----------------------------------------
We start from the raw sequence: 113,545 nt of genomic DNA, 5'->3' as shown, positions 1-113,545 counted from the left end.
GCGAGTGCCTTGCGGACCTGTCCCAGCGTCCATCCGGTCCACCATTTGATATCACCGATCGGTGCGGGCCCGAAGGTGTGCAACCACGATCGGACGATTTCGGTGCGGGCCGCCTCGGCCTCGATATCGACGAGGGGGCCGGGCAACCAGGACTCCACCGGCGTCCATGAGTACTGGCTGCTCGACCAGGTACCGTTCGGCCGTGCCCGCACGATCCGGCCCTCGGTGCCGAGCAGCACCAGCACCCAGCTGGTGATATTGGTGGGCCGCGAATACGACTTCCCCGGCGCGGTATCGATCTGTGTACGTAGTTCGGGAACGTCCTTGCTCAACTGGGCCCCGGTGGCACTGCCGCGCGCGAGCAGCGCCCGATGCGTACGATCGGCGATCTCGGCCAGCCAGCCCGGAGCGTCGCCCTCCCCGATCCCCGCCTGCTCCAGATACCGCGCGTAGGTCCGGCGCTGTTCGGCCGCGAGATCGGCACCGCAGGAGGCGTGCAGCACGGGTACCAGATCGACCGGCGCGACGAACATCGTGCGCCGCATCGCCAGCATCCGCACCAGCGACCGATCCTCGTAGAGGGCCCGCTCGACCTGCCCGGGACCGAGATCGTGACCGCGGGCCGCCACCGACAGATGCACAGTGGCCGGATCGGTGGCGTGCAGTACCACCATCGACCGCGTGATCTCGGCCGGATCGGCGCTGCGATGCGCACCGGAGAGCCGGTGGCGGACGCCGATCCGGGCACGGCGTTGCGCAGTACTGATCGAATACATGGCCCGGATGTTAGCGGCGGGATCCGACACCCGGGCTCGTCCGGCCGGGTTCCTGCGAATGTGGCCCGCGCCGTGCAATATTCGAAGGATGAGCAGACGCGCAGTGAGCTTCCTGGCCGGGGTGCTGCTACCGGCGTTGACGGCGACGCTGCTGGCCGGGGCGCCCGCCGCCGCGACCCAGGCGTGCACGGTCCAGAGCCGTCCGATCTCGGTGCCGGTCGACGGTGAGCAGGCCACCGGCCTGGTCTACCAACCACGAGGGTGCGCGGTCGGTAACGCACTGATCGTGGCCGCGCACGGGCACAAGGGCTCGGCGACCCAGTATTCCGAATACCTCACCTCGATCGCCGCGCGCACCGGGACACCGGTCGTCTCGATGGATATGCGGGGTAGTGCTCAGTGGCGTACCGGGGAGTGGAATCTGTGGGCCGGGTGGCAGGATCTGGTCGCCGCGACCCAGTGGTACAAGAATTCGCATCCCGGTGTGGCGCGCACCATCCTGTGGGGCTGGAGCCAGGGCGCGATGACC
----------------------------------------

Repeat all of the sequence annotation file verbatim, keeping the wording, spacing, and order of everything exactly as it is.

We start from the raw sequence: 113,545 nt of genomic DNA, 5'->3' as shown, positions 1-113,545 counted from the left end.
GCGAGTGCCTTGCGGACCTGTCCCAGCGTCCATCCGGTCCACCATTTGATATCACCGATCGGTGCGGGCCCGAAGGTGTGCAACCACGATCGGACGATTTCGGTGCGGGCCGCCTCGGCCTCGATATCGACGAGGGGGCCGGGCAACCAGGACTCCACCGGCGTCCATGAGTACTGGCTGCTCGACCAGGTACCGTTCGGCCGTGCCCGCACGATCCGGCCCTCGGTGCCGAGCAGCACCAGCACCCAGCTGGTGATATTGGTGGGCCGCGAATACGACTTCCCCGGCGCGGTATCGATCTGTGTACGTAGTTCGGGAACGTCCTTGCTCAACTGGGCCCCGGTGGCACTGCCGCGCGCGAGCAGCGCCCGATGCGTACGATCGGCGATCTCGGCCAGCCAGCCCGGAGCGTCGCCCTCCCCGATCCCCGCCTGCTCCAGATACCGCGCGTAGGTCCGGCGCTGTTCGGCCGCGAGATCGGCACCGCAGGAGGCGTGCAGCACGGGTACCAGATCGACCGGCGCGACGAACATCGTGCGCCGCATCGCCAGCATCCGCACCAGCGACCGATCCTCGTAGAGGGCCCGCTCGACCTGCCCGGGACCGAGATCGTGACCGCGGGCCGCCACCGACAGATGCACAGTGGCCGGATCGGTGGCGTGCAGTACCACCATCGACCGCGTGATCTCGGCCGGATCGGCGCTGCGATGCGCACCGGAGAGCCGGTGGCGGACGCCGATCCGGGCACGGCGTTGCGCAGTACTGATCGAATACATGGCCCGGATGTTAGCGGCGGGATCCGACACCCGGGCTCGTCCGGCCGGGTTCCTGCGAATGTGGCCCGCGCCGTGCAATATTCGAAGGATGAGCAGACGCGCAGTGAGCTTCCTGGCCGGGGTGCTGCTACCGGCGTTGACGGCGACGCTGCTGGCCGGGGCGCCCGCCGCCGCGACCCAGGCGTGCACGGTCCAGAGCCGTCCGATCTCGGTGCCGGTCGACGGTGAGCAGGCCACCGGCCTGGTCTACCAACCACGAGGGTGCGCGGTCGGTAACGCACTGATCGTGGCCGCGCACGGGCACAAGGGCTCGGCGACCCAGTATTCCGAATACCTCACCTCGATCGCCGCGCGCACCGGGACACCGGTCGTCTCGATGGATATGCGGGGTAGTGCTCAGTGGCGTACCGGGGAGTGGAATCTGTGGGCCGGGTGGCAGGATCTGGTCGCCGCGACCCAGTGGTACAAGAATTCGCATCCCGGTGTGGCGCGCACCATCCTGTGGGGCTGGAGCCAGGGCGCGATGACC